In the process of circuit design, applICation engineers often ignore the layout of printed circuit board (PCB). A common problem is that the circuit schematic is correct, but it does not work, or it can only operate under low performance. I will show you how to correctly arrange the circuit board of the operational amplifier to ensure its function, performance and robustness.
Recently, I worked with an intern to study OPA191 operational amplifier with in-phase configuration with 2V/V gain, 10k Ω load and+/- 15V supply voltage.
I asked the intern to make the layout for the design, and gave him general guidance on PCB layout (for example, try to reduce the wiring path of the circuit board, and try to keep the components arranged closely to reduce the space occupied by the circuit board), and then let him design by himself. How difficult is the design process? It's just a few resistors and capacitors, isn't it?
Seeing his first layout attempt, I realized that the layout of the circuit board was not as intuitive as I thought; I should at least give him some more detaiLED guidance. He followed my advice completely in design: shorten the wiring path and put the parts together tightly. However, there is still much room for improvement in this layout in order to reduce the parasitic impedance of the circuit board and optimize its performance.
The next step is to improve the layout. The first improvement we made is to move resistors R1 and R2 to the inverting pin (pin 2) of OPA191; This helps to reduce the stray capacitance of the inverting pin. The inverting pin of the operational amplifier is a high impedance node, so it has high sensitivity. The longer routing path can be used as a conductor to couple high-frequency noise into the signal chain. PCB capacitance on the inverting pin can cause stability problems. Therefore, the contacts on the sinking pins should be as SMAll as possible.
Moving R1 and R2 to pin 2 allows the load resistor R3 to rotate 180 degrees so that decoupling capacitor C1 is closer to the positive power supply pin (pin 7) of OPA191. It is important that the decoupling capacitor be as close to the power supply pin as possible. If the wiring path between the decoupling capacitor and the power supply pin is very long, the inductance of the power supply pin will increase, thus reducing the performance.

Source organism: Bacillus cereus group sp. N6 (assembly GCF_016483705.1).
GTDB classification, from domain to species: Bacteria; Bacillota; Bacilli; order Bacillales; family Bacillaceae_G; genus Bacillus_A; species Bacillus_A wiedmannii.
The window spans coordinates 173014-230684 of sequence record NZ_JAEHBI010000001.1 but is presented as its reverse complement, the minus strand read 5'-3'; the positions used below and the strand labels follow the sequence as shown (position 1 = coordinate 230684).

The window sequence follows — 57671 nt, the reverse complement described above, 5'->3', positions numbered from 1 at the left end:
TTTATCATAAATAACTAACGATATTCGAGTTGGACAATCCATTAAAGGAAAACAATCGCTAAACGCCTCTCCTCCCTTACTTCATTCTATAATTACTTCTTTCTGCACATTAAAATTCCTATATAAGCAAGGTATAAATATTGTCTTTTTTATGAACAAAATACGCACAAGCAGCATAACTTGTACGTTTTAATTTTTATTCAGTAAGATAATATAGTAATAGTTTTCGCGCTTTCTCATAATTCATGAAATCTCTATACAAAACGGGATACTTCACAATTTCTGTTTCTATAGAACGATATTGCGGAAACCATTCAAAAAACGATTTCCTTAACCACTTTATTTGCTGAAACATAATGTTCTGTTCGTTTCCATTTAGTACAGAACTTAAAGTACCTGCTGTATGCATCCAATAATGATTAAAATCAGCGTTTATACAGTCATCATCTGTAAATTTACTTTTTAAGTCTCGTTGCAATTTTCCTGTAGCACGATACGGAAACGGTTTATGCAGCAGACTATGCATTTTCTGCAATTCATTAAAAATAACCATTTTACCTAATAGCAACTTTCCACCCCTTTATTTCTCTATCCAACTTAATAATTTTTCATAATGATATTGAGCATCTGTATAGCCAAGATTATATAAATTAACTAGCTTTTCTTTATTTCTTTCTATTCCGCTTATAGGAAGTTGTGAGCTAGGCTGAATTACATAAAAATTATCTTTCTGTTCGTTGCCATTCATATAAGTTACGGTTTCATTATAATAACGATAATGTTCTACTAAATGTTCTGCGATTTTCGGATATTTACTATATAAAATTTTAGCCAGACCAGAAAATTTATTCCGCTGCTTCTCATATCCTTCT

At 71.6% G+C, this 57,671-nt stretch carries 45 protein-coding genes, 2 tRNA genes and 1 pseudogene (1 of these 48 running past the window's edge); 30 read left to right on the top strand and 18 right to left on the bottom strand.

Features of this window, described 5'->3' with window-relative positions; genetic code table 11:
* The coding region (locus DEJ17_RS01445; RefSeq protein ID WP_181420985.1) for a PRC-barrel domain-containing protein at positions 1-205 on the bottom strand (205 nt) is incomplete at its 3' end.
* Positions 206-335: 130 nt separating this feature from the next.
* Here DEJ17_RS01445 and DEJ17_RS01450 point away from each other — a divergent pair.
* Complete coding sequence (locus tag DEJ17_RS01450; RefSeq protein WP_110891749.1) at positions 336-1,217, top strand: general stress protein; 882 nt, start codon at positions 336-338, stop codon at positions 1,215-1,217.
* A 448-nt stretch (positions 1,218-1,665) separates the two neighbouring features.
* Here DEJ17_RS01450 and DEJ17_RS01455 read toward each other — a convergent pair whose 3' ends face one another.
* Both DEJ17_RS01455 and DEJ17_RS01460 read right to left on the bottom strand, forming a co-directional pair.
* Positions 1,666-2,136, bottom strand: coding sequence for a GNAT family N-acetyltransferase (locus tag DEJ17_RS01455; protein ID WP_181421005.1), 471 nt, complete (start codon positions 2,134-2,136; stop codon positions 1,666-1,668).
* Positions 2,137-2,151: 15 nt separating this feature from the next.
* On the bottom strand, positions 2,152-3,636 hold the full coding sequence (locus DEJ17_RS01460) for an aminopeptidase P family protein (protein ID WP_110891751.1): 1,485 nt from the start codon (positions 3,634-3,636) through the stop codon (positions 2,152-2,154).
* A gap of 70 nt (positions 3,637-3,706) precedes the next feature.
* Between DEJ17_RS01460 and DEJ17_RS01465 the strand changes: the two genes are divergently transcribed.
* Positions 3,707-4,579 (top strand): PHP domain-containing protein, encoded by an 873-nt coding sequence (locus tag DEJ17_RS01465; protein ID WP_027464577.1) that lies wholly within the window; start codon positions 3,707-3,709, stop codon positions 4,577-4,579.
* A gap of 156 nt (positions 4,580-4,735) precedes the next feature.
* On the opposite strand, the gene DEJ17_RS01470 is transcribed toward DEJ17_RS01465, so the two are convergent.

After moving the part to a new location, you can still make some other improvements. You can widen the routing path to reduce inductance, which is equivalent to the size of pads connected by the routing path. The top and bottom ground planes of the board can also be grouted to create a reliable low impedance path for the return current.
The next time you lay out a printed circuit board, it is recommended that you follow the following layout conventions:
1. Minimize the connection of inverting pins.
2. Place the decoupling capacitor as close to the power supply pin as possible.
3. If multiple decoupling capacitors are used, place the smallest decoupling capacitor closest to the power supply pin.
4. Do not place vias between decoupling capacitors and power supply pins.
5. Expand the routing path as much as possible.
In the above, we talked about the correct layout of the instrument amplifier (op amp) PCB, and provided a series of good layout practices for reference. Next, we will discuss common mistakes when arranging the instrument amplifier (INA), and then show how to correctly arrange the INA PCB.